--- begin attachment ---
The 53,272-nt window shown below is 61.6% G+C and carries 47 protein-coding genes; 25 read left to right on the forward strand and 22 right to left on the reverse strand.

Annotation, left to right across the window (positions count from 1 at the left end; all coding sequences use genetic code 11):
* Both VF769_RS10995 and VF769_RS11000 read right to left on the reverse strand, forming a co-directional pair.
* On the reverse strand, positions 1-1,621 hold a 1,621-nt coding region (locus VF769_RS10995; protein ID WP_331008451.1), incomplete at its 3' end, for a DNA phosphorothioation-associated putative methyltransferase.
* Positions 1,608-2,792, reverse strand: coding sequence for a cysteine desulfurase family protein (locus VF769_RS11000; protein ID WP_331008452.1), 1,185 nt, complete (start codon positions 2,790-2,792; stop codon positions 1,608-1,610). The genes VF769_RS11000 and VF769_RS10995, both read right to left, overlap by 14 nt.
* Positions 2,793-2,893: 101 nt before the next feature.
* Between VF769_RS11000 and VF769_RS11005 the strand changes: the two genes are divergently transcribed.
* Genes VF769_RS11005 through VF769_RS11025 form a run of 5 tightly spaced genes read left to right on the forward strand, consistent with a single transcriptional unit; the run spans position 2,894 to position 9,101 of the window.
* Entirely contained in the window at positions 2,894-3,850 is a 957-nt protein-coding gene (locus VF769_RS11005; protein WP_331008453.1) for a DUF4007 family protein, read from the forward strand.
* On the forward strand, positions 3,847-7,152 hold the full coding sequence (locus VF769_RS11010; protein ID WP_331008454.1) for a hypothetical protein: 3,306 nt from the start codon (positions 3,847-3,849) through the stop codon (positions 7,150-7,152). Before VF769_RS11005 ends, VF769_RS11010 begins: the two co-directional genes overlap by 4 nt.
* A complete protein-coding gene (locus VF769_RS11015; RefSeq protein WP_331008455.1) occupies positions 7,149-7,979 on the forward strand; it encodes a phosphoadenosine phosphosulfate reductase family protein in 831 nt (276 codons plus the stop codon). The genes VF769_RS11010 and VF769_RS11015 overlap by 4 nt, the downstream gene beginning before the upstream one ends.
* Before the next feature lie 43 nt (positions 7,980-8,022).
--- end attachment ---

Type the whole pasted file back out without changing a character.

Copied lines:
The 53,272-nt window shown below is 61.6% G+C and carries 47 protein-coding genes; 25 read left to right on the forward strand and 22 right to left on the reverse strand.

Annotation, left to right across the window (positions count from 1 at the left end; all coding sequences use genetic code 11):
* Both VF769_RS10995 and VF769_RS11000 read right to left on the reverse strand, forming a co-directional pair.
* On the reverse strand, positions 1-1,621 hold a 1,621-nt coding region (locus VF769_RS10995; protein ID WP_331008451.1), incomplete at its 3' end, for a DNA phosphorothioation-associated putative methyltransferase.
* Positions 1,608-2,792, reverse strand: coding sequence for a cysteine desulfurase family protein (locus VF769_RS11000; protein ID WP_331008452.1), 1,185 nt, complete (start codon positions 2,790-2,792; stop codon positions 1,608-1,610). The genes VF769_RS11000 and VF769_RS10995, both read right to left, overlap by 14 nt.
* Positions 2,793-2,893: 101 nt before the next feature.
* Between VF769_RS11000 and VF769_RS11005 the strand changes: the two genes are divergently transcribed.
* Genes VF769_RS11005 through VF769_RS11025 form a run of 5 tightly spaced genes read left to right on the forward strand, consistent with a single transcriptional unit; the run spans position 2,894 to position 9,101 of the window.
* Entirely contained in the window at positions 2,894-3,850 is a 957-nt protein-coding gene (locus VF769_RS11005; protein WP_331008453.1) for a DUF4007 family protein, read from the forward strand.
* On the forward strand, positions 3,847-7,152 hold the full coding sequence (locus VF769_RS11010; protein ID WP_331008454.1) for a hypothetical protein: 3,306 nt from the start codon (positions 3,847-3,849) through the stop codon (positions 7,150-7,152). Before VF769_RS11005 ends, VF769_RS11010 begins: the two co-directional genes overlap by 4 nt.
* A complete protein-coding gene (locus VF769_RS11015; RefSeq protein WP_331008455.1) occupies positions 7,149-7,979 on the forward strand; it encodes a phosphoadenosine phosphosulfate reductase family protein in 831 nt (276 codons plus the stop codon). The genes VF769_RS11010 and VF769_RS11015 overlap by 4 nt, the downstream gene beginning before the upstream one ends.
* Before the next feature lie 43 nt (positions 7,980-8,022).